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Simple boot-over-serial bootloader for the Raspberry Pi.

The Raspbootin repository contains one of the two necessary components: Raspbootin2 (the Raspberry Pi part). The other part (raspbootcom, the PC program) can be found at github. Raspbootin2 is an overhauled version of the Raspbootin bootloader. I find it more stable and reliable, and the code is easier to read.

Special thanks goes to mrvn at github. They developed the original version.

Special thanks also to David Welch at github for the uart05-demo.


The Raspbootin2 runs on the Raspberry Pi as Operating System Kernel. Raspbootcom runs on a PC, reads your Kernel and sends it over the Serial connction to the Raspberry Pi. Raspbootin2 saves the kernel to memory (0x8000) and starts running it.

You could use the Adafruit TTL-Cable for the serial connection or another USB-TTL-Adapter based on PC-PL2303 (no guarantees).


Raspbootin is the actual bootloader that you install on the SD Card for your Raspberry Pi. Copy the raspbootin/kernel.img in place of the kernel.img on the SD Card and you are ready for use.

Be sure to load this kernel to 0x02000000 (edit the config.txt-file in the boot-partition and add a line kernel_address=0x02000000).

This is a rewrite of the Raspbootin loader. It will use UART1 instead of UART0 of the Raspberry Pi. The code has been tested on:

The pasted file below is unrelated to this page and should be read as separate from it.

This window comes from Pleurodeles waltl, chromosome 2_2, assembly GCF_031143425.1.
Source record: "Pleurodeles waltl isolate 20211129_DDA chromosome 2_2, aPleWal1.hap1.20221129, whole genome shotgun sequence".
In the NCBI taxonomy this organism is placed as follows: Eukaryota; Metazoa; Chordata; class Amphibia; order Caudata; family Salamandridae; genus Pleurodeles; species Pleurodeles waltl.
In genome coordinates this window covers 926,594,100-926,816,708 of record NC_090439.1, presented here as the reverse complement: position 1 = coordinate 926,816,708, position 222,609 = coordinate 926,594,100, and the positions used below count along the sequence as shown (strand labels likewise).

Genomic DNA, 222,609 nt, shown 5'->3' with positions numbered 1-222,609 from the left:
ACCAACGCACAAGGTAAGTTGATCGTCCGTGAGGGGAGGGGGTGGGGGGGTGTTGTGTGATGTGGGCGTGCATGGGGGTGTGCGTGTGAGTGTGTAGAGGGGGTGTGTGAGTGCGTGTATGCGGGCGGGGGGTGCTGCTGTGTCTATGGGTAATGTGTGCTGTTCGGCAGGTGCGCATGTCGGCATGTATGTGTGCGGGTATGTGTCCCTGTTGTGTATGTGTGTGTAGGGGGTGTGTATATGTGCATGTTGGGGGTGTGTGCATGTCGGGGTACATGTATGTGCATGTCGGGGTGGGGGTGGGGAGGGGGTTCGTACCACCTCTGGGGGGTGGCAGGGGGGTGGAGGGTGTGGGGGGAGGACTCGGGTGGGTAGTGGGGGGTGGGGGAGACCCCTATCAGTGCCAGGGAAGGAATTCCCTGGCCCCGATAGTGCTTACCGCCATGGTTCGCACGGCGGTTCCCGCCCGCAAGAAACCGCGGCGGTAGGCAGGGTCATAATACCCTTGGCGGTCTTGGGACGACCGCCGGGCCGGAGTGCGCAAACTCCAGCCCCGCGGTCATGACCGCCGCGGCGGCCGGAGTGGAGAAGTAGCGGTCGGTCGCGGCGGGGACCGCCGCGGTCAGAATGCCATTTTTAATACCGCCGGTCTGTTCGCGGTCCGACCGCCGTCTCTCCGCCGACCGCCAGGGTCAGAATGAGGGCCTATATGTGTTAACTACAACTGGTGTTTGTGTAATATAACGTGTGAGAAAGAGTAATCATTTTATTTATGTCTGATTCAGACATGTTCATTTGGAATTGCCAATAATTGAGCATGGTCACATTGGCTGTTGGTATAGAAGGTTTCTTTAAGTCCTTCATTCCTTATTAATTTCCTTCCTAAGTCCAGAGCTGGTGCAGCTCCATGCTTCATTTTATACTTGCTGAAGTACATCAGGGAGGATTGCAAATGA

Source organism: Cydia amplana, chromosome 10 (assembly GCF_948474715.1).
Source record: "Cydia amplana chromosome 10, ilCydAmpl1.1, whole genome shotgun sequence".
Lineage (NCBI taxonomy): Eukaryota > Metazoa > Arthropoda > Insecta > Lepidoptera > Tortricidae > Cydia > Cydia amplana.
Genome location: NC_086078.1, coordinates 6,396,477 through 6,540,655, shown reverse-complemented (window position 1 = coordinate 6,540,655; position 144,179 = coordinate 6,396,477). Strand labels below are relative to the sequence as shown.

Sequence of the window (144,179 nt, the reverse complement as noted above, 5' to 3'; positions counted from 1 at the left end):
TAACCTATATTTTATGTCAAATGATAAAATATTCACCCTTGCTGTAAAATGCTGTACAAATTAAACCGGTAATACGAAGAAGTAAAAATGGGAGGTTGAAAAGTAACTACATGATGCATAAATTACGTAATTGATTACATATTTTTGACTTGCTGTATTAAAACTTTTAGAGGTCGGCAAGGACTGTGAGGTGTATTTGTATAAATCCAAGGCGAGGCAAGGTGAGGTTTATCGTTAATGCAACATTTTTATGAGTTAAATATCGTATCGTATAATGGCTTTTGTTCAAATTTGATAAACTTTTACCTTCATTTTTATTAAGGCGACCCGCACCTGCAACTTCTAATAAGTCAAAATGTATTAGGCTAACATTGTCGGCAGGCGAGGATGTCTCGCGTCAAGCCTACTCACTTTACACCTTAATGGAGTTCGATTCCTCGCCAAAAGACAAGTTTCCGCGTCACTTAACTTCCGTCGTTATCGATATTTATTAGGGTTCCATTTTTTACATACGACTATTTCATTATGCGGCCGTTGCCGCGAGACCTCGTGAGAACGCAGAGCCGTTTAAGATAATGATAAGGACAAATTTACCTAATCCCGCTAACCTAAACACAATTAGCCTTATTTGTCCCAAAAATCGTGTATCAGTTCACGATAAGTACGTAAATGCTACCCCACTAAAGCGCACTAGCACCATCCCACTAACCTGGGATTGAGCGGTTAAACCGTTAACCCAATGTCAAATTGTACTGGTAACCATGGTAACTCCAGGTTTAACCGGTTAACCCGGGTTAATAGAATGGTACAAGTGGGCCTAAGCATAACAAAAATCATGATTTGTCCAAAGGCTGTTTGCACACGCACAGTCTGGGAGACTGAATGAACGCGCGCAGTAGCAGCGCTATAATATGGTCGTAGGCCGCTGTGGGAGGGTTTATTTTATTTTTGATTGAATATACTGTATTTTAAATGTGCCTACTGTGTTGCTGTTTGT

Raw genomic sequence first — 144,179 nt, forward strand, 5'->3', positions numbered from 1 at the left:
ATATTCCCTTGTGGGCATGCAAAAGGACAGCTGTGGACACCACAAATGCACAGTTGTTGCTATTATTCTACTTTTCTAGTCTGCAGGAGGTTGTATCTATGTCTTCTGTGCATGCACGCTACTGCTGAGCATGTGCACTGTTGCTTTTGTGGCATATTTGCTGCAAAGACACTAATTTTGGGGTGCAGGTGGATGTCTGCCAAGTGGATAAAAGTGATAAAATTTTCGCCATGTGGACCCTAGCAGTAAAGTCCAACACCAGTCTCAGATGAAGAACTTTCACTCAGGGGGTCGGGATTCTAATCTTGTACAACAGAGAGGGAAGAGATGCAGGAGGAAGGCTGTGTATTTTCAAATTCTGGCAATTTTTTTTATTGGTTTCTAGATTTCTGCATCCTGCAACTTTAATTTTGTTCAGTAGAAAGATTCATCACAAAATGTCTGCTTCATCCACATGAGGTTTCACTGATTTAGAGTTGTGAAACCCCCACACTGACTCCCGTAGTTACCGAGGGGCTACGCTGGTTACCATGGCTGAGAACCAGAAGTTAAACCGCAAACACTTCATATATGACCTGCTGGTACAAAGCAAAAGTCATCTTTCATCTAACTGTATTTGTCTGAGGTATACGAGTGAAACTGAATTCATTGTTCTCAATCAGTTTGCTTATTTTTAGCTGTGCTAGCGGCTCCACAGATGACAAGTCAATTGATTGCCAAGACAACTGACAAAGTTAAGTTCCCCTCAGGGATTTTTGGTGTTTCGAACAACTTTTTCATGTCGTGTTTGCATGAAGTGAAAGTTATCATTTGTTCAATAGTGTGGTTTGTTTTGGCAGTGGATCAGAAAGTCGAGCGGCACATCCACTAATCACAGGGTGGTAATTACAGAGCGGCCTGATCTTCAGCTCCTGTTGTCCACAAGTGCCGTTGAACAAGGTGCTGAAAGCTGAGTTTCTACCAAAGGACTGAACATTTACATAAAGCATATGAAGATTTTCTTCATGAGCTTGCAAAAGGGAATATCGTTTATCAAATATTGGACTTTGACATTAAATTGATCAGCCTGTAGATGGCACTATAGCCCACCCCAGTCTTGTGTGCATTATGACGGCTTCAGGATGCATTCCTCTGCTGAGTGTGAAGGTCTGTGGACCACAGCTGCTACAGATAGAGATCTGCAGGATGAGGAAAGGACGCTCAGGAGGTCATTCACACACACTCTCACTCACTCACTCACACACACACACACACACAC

• Raspberry Pi Model A
  • Raspberry Pi Zero

Raspbootin2 is compatible to Raspbootcom.


Raspbootcom is a simple boot server and terminal program for the other side of the serial connection. You need to run this on another computer, the one the serial port of your Raspberry Pi is conneted to. On start Raspbootcom is in terminal mode. Any input on stdin is passed to the Raspberry Pi and any reply from the Raspberry Pi is printed to stdout. The Raspbootin2 bootloader will send 3 breaks (0x03) over the serial connection when it wants to boot a kernel and Raspbootcom then switches into kernel sending mode, reads the kernel from disk and sends it to the Raspberry Pi. After that it goes back into terminal mode so you can see the output from the Raspberry Pi and interact with it.

The kernel is read fresh every time it is send so you do not need to restart Raspbootcom every time the kernel image changes. My Raspberry Pi gets its power over the serial connection so unplugging and repluging the USB serial converter is how it reboots. Raspbootcom also survives unplugging and replugging of an USB serial converter and will automatically reopen the device when you replug it.


The build system is verry simple and the only thing configurable is the location of the arm cross compiler. By default the raspbootin/Makefile assumes you build your cross-compiler with PREFIX = /usr/local/cross and TARGET = arm-none-eabi. If that is not the case then you can override by setting PREFIX or ARMGNU in your environment:

export PREFIX=/usr/local/cross
export ARMGNU=${PREFIX}/bin/arm-none-eabi

Where ARMGNU is the prefix for the compiler to use, ${ARMGNU}-gcc and friends must exist.

Other than that simply type


and it will build both Raspbootin and Raspbootcom.


  • Copy the raspbootin/kernel.img to the SD Card for the Raspberry Pi.
  • make sure to put the Kernel to address 0x02000000 (in config.txt add kernel_address=0x02000000)
  • Run raspbootcom /dev/ttyUSB0 /where/you/have/your/kernel.img.
  • Turn on the Raspberry Pi.